Has China’s “infrastructure Diplomacy” in Africa won?

The Loiyagalan-Suswa High voltage transmission line:
Salvaged by Chinese 

The delivery of stillborn construction projects in Kenya by CMC Di Ravenna, Grupo Isolux Corsan, and Bechtel Engineering raises the question; why?  Why are Western Civil Engineering companies failing in East Africa? Why Is China succeeding?

We eschew the propaganda and focus on Economics and attitude toward Africa for these are the elephant in the house.  Chinese and Western infrastructure investment Models differ. Even their attitude towards Africa is far apart. 

In Chinese and Western European models, the public, through the government invests in infrastructure. The US on the other hand, allows the private sector, state governments, and the federal government to invest in infrastructure. This diffusion of responsibility is the reason why the US is suffering a severe case of rotting infrastructure.

Although the Chinese and European Models are similar, how much we invest in Infrastructure year-on-year matters. Here, China is the leader in infrastructure investment and is slated to remain at the pole position until 2040, spending 5.1 percent of its GDP on infrastructure.

The Chinese believe that Investment in infrastructure is a catalyst for robust economic growth- and they are right. Their economy has posted a robust growth rate in the last 40 years commensurate with large investments in infrastructure. Her GDP doubled every eight years catapulting her to the second-largest economy in the world after the US.

Europe’s investment in infrastructure, on the other hand, peaked around the 1980s. New infrastructure takes some time -say 10 to 20 years- to deteriorate to the level of replacement or expansion. This means that to keep civil engineering firms at work, new infrastructure development must be continuous. The peak in Europe meant 10 to 20 years of redundancy for the firms.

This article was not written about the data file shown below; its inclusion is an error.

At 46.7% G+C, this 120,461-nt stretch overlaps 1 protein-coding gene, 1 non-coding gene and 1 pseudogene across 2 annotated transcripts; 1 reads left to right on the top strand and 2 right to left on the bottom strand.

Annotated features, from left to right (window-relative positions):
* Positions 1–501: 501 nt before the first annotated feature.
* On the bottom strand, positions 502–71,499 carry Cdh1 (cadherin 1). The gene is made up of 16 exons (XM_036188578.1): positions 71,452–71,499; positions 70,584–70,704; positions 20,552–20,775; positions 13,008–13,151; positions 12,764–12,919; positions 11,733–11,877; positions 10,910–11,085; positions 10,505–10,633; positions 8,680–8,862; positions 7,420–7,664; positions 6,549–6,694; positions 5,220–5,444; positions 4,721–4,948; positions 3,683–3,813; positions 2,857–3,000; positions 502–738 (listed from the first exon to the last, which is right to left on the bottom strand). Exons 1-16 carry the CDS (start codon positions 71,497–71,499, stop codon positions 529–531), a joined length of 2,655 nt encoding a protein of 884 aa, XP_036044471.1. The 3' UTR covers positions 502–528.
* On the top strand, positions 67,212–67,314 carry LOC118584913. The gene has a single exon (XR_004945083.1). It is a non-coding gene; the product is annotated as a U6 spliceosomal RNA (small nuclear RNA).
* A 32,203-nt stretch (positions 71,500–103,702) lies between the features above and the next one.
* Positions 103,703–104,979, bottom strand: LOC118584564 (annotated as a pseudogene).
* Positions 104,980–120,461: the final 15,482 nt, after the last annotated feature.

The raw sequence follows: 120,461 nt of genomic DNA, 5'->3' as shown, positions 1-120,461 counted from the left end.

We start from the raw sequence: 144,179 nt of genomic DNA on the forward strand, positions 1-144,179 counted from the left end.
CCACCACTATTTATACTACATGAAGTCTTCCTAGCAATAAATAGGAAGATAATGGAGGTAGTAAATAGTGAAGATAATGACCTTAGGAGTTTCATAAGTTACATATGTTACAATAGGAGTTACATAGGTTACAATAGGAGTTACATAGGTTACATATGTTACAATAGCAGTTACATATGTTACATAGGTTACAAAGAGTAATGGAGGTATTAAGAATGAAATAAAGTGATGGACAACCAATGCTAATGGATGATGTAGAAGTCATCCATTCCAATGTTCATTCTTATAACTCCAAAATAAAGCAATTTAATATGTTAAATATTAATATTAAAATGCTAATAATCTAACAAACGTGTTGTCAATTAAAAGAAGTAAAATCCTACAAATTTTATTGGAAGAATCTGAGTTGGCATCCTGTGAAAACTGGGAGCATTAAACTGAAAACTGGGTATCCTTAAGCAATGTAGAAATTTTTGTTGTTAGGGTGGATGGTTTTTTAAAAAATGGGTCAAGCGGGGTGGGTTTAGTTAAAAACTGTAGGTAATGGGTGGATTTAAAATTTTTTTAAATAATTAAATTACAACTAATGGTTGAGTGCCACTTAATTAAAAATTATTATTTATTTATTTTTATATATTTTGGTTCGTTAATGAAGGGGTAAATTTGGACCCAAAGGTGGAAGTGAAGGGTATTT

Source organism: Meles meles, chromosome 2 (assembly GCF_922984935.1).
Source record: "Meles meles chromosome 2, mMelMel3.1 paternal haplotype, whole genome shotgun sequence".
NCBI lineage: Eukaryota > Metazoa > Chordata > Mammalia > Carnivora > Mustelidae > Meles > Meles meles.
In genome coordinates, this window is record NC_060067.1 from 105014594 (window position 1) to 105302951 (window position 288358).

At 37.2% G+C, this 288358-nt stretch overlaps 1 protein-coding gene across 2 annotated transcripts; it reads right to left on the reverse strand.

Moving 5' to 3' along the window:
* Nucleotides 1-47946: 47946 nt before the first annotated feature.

Redundancy, coupled with the West’s condescending attitude towards Africa, spelled doom for them.  The West deemed Africa to be an “aid destination,” “a useless Continent,” said the Economist in 1995. This narrative blinded them to the growing demand for infrastructure in Africa and the business opportunities therein.

China saw a business opportunity in Africa’s infrastructure sector and grabbed it- lending, building, and completing infrastructure projects on time and on budget. For the last decade or so, China was the only investor in Africa’s infrastructure market.  Their Civil Engineering firms did roaring business while their Western counterparts were idle, yawning and teetering on bankruptcy.

Southern bypass Nairobi:
Also salvaged by Chinese
 Initially, China was salvaging infrastructure projects rejected by Western financiers, such as the Tanzania- Zambia Railway (TAZARA). In Kenya, China salvaged the 29 KM southern bypass in Nairobi reducing the travel time on this stretch by two-and-a-half hours. The Chinese work ethic and quality of work won them more business. Now China controls 42 percent of all EPCs in Africa.  

The emergence of China as an investor in Africa gave birth to the “Chinese Infrastructure diplomacy,” phenomenon, which was a game-changer. There was a new bull snorting it in the pen- and it was serious!   

The West, after years of spreading anti-Chinese propaganda, has finally adopted the phrase “if you can’t beat them, join them.” This month alone, America’s “build back better” got a huge boost when the US Congress voted for a $1.2 trillion infrastructure bill. Then Europe launched its $340 billion seven-year “Global Gateway Initiative” to finance infrastructure at home and abroad.